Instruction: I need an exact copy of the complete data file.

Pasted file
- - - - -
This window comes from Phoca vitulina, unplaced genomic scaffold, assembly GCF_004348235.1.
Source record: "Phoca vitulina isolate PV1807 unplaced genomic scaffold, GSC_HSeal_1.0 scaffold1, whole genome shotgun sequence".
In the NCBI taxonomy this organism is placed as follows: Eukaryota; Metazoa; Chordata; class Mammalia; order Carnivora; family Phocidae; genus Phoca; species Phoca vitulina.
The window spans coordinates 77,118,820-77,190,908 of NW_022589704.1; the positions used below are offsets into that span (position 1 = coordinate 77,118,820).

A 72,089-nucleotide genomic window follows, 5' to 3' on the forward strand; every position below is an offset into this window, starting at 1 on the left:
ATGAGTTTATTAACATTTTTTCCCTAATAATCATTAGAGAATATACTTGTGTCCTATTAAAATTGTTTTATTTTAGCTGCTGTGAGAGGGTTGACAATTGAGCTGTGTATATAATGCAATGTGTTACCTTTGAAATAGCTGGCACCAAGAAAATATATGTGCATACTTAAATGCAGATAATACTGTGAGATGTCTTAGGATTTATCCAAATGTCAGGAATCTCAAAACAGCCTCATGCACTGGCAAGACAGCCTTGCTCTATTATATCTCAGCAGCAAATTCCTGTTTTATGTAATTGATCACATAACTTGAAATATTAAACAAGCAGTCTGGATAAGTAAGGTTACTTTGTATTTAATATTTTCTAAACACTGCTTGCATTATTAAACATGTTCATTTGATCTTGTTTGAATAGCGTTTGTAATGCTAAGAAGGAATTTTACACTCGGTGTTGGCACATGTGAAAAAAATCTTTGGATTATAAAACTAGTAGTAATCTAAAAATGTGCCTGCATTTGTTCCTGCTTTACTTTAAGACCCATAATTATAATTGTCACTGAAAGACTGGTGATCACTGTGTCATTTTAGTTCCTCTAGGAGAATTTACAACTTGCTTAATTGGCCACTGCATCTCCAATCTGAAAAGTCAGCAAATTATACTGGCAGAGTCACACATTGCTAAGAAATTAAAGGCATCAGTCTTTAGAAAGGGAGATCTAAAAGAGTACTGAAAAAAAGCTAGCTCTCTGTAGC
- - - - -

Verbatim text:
This window comes from Phoca vitulina, unplaced genomic scaffold, assembly GCF_004348235.1.
Source record: "Phoca vitulina isolate PV1807 unplaced genomic scaffold, GSC_HSeal_1.0 scaffold1, whole genome shotgun sequence".
In the NCBI taxonomy this organism is placed as follows: Eukaryota; Metazoa; Chordata; class Mammalia; order Carnivora; family Phocidae; genus Phoca; species Phoca vitulina.
The window spans coordinates 77,118,820-77,190,908 of NW_022589704.1; the positions used below are offsets into that span (position 1 = coordinate 77,118,820).

A 72,089-nucleotide genomic window follows, 5' to 3' on the forward strand; every position below is an offset into this window, starting at 1 on the left:
ATGAGTTTATTAACATTTTTTCCCTAATAATCATTAGAGAATATACTTGTGTCCTATTAAAATTGTTTTATTTTAGCTGCTGTGAGAGGGTTGACAATTGAGCTGTGTATATAATGCAATGTGTTACCTTTGAAATAGCTGGCACCAAGAAAATATATGTGCATACTTAAATGCAGATAATACTGTGAGATGTCTTAGGATTTATCCAAATGTCAGGAATCTCAAAACAGCCTCATGCACTGGCAAGACAGCCTTGCTCTATTATATCTCAGCAGCAAATTCCTGTTTTATGTAATTGATCACATAACTTGAAATATTAAACAAGCAGTCTGGATAAGTAAGGTTACTTTGTATTTAATATTTTCTAAACACTGCTTGCATTATTAAACATGTTCATTTGATCTTGTTTGAATAGCGTTTGTAATGCTAAGAAGGAATTTTACACTCGGTGTTGGCACATGTGAAAAAAATCTTTGGATTATAAAACTAGTAGTAATCTAAAAATGTGCCTGCATTTGTTCCTGCTTTACTTTAAGACCCATAATTATAATTGTCACTGAAAGACTGGTGATCACTGTGTCATTTTAGTTCCTCTAGGAGAATTTACAACTTGCTTAATTGGCCACTGCATCTCCAATCTGAAAAGTCAGCAAATTATACTGGCAGAGTCACACATTGCTAAGAAATTAAAGGCATCAGTCTTTAGAAAGGGAGATCTAAAAGAGTACTGAAAAAAAGCTAGCTCTCTGTAGC